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Steven T. Muller v. Karen Muller

October 4, 2011

STEVEN T. MULLER, PLAINTIFF-APPELLANT,
v.
KAREN MULLER, DEFENDANT-RESPONDENT.



On appeal from the Superior Court of New Jersey, Chancery Division, Family Part, Bergen County, Docket No. FM-02-4272-90.

Per curiam.

NOT FOR PUBLICATION WITHOUT THE APPROVAL OF THE APPELLATE DIVISION

Submitted September 19, 2011

Before Judges Ashrafi and Fasciale.

In this post-divorce judgment matrimonial case, plaintiff- husband appeals from a December 16, 2010 order denying his motion to compel the sale of the marital home. He contends primarily that the motion judge erred by (1) conducting an off- the-record interview of the parties' daughter, and (2) ignoring the terms of the Property Settlement Agreement (PSA). Although we agree that the interview should have been recorded verbatim, the sale of the property was unwarranted because the husband relinquished his interest in it. We affirm.

The parties were married for seventeen years and had a daughter together. In 1990, when their daughter was eleven years old, they divorced and entered into a PSA which provided, in pertinent part, that:

EQUITABLE DISTRIBUTION

A. Husband and Wife agree to divide equally the personalty . . . upon sale of the premises or child's emancipation, whichever shall first occur.

B. Upon execution of contract of sale of the above premises, Husband agrees to put his interest in the marital home in trust for Child.

REAL ESTATE

A. Husband agrees to pay the mortgage payments [on the marital home] . . . until the time that child graduates from college, or reaches the age of 22, whichever shall first occur[.]

In 1999, the husband defaulted on his mortgage payments and the mortgagee instituted foreclosure proceedings. In July 2000, the husband owed the lender $55,160, but he remained unable to pay. As a result, the wife borrowed $60,000 and refinanced the loan to satisfy the debt he created. On May 2, 2000, the husband executed a deed and conveyed to the wife his ownership interest in the property for consideration of $50,000. As a result, the wife exonerated him from the debt that he incurred by defaulting on his mortgage payments. At this point, their child was twenty-one years old and had graduated from college.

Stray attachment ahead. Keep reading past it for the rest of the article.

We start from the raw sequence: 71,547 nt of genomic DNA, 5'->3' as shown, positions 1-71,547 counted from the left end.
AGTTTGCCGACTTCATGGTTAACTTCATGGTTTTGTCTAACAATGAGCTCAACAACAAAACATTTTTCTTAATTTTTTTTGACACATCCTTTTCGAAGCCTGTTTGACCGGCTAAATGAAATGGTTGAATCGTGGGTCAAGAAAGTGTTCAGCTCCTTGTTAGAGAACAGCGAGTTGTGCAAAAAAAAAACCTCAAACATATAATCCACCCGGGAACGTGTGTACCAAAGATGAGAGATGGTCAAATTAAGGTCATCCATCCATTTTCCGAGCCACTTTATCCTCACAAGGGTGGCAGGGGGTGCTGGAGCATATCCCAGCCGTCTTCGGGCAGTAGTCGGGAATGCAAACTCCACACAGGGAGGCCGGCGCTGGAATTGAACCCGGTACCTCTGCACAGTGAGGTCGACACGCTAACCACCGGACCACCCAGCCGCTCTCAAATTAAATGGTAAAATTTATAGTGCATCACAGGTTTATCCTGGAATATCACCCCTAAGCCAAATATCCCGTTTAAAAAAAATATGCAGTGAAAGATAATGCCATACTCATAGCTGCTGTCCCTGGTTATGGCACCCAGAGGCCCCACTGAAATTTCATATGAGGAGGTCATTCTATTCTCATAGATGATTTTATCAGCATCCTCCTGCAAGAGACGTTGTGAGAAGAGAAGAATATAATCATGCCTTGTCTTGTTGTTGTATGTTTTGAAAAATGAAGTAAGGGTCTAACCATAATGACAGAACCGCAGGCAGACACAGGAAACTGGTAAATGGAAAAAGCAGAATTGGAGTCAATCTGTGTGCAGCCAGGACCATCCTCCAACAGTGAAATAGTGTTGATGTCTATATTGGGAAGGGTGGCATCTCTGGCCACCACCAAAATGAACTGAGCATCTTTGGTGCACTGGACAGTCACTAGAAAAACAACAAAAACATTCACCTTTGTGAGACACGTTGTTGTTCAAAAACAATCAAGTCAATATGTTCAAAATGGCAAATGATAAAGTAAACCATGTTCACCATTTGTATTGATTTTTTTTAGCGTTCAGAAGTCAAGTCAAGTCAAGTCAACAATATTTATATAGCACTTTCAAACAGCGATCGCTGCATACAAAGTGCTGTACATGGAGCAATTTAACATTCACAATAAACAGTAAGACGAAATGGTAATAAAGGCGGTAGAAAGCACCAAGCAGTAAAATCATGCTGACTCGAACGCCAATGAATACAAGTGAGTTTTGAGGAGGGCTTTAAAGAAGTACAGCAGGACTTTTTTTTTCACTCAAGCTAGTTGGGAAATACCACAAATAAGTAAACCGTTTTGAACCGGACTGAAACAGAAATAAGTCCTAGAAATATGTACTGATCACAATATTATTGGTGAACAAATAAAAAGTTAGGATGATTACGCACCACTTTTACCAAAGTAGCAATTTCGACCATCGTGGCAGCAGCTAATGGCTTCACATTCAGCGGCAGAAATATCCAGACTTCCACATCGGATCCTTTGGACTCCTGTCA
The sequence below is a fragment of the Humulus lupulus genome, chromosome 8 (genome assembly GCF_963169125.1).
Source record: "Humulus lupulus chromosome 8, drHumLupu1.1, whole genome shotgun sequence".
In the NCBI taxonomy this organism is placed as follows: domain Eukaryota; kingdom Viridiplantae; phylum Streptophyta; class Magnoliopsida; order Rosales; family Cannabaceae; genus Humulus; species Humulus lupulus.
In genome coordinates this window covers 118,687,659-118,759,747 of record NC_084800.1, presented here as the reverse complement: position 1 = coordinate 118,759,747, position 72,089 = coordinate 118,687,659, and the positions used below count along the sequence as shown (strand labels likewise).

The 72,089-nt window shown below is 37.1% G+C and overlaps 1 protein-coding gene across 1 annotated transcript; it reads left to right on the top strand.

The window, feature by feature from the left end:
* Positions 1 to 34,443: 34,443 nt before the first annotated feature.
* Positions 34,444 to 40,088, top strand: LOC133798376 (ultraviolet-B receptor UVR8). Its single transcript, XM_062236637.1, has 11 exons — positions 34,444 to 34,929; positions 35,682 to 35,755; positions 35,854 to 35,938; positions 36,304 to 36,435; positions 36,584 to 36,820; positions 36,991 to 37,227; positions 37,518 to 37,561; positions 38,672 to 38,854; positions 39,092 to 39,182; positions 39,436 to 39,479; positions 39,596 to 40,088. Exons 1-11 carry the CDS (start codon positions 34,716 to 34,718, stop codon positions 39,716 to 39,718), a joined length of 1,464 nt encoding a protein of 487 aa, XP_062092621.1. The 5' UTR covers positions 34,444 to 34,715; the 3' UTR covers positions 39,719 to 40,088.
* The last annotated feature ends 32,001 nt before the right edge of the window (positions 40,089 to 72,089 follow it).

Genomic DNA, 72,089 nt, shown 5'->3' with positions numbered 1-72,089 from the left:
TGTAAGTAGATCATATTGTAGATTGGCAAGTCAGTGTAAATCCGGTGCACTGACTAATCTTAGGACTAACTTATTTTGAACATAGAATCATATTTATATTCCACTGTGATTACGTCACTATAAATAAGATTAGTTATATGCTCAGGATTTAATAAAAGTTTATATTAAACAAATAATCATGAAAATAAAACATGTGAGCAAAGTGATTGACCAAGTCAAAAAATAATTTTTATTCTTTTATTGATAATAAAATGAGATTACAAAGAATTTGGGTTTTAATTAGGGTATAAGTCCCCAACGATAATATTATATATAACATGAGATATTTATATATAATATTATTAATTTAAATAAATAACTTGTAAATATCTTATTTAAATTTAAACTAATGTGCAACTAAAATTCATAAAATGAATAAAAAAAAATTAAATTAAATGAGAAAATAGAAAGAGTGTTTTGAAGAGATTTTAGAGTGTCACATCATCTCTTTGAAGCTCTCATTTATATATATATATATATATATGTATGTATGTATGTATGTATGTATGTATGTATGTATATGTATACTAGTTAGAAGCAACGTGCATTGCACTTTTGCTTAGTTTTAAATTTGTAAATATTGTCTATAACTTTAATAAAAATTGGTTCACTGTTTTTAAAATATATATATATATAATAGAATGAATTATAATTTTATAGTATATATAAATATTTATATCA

On September 3, 2010, the husband filed a motion in aid of litigant's rights. He sought to (1) compel the sale of the home; (2) order the wife to pay counsel fees; (3) compel the wife to cooperate with the sale; and (4) transfer to him one- half of the sale proceeds. The husband contended that his conveyance of title to the wife was not intended to relinquish his interest in the property, but rather, to avoid his creditors. He also argued that he signed the PSA without fully reading it, the trust provision in the PSA was a mistake, and the wife waived the daughter's interest in the property.

On September 29, 2010, the wife filed opposition and a cross-motion for counsel fees. She argued that the husband defaulted on the loan, she refinanced the mortgage to prevent a sheriff's sale, and the husband transferred his interest in the property to be relieved of his debt. She explained that she paid off the mortgage arrears and fees associated with the foreclosure, and that she has resided in the home ...


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